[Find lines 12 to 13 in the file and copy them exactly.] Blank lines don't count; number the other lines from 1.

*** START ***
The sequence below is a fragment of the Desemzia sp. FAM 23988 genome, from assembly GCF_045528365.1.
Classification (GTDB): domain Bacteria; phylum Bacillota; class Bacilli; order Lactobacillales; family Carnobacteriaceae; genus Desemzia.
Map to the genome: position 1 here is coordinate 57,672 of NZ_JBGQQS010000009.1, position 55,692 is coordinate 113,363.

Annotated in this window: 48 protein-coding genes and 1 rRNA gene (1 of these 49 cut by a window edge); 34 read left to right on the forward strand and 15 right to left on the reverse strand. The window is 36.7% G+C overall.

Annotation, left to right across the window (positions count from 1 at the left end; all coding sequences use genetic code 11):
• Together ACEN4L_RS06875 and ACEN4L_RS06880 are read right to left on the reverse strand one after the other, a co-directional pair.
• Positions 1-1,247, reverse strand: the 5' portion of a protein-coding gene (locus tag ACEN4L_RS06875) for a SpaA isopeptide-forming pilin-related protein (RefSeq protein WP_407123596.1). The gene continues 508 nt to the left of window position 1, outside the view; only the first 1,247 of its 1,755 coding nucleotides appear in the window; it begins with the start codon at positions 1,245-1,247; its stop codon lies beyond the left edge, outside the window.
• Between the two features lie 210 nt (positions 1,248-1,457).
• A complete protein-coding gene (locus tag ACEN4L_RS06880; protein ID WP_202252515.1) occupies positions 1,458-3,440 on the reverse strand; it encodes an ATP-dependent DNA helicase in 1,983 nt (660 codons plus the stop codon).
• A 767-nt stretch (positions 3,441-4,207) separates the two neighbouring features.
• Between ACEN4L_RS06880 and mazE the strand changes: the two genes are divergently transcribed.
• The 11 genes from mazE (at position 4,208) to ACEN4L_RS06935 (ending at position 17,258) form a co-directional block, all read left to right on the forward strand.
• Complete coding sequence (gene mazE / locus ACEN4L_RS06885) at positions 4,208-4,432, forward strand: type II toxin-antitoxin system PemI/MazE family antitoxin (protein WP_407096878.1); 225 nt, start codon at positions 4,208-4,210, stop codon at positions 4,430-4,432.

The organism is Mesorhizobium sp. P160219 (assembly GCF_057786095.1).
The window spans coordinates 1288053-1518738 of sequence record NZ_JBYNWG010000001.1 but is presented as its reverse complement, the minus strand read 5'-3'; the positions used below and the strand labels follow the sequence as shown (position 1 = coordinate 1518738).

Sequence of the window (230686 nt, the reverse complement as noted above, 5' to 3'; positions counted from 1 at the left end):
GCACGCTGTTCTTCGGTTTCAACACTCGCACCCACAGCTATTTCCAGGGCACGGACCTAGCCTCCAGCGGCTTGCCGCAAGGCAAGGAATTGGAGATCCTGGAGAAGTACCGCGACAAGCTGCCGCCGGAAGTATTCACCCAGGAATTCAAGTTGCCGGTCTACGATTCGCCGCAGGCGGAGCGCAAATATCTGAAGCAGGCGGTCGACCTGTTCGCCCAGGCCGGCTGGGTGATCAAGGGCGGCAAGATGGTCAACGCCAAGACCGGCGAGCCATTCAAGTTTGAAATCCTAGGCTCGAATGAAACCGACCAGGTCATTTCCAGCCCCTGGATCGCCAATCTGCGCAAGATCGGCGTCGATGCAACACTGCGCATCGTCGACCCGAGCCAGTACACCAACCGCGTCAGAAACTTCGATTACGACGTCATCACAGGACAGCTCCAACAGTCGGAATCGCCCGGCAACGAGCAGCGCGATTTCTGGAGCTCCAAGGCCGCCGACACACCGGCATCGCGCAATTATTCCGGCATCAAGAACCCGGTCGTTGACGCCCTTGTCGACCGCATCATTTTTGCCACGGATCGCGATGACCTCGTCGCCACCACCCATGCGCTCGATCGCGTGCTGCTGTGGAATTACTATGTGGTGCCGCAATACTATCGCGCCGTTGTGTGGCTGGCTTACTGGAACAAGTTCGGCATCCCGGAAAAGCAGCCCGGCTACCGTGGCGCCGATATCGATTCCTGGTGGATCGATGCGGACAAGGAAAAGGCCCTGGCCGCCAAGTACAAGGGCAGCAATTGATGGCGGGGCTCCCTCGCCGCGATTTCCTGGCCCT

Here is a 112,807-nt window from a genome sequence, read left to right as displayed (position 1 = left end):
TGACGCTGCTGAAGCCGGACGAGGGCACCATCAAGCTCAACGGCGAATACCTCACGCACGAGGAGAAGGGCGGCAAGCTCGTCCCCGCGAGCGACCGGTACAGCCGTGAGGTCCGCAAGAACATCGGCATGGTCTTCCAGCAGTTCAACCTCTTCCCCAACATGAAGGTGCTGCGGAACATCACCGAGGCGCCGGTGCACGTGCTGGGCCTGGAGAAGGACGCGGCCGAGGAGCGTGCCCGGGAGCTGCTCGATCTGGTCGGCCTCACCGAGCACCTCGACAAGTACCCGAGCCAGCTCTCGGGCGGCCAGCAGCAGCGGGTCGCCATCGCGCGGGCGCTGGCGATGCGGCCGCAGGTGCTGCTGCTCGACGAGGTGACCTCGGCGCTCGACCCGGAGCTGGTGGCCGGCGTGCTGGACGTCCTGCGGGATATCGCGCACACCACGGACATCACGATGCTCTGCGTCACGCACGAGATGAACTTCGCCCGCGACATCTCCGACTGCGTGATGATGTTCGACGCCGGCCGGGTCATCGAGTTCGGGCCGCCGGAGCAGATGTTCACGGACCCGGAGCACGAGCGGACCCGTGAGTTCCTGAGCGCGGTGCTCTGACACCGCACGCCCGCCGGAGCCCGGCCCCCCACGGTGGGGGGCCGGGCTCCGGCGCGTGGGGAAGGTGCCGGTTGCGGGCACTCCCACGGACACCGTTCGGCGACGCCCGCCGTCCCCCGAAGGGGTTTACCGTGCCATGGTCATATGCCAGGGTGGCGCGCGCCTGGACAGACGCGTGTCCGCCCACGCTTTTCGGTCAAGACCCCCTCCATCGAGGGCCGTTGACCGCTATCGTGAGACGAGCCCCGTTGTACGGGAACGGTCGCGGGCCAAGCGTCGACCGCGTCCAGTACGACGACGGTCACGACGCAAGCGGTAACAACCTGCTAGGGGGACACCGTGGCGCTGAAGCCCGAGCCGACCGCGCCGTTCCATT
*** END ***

• The 11 genes from mazE (at position 4,208) to ACEN4L_RS06935 (ending at position 17,258) form a co-directional block, all read left to right on the forward strand.
• Complete coding sequence (gene mazE / locus ACEN4L_RS06885) at positions 4,208-4,432, forward strand: type II toxin-antitoxin system PemI/MazE family antitoxin (protein WP_407096878.1); 225 nt, start codon at positions 4,208-4,210, stop codon at positions 4,430-4,432.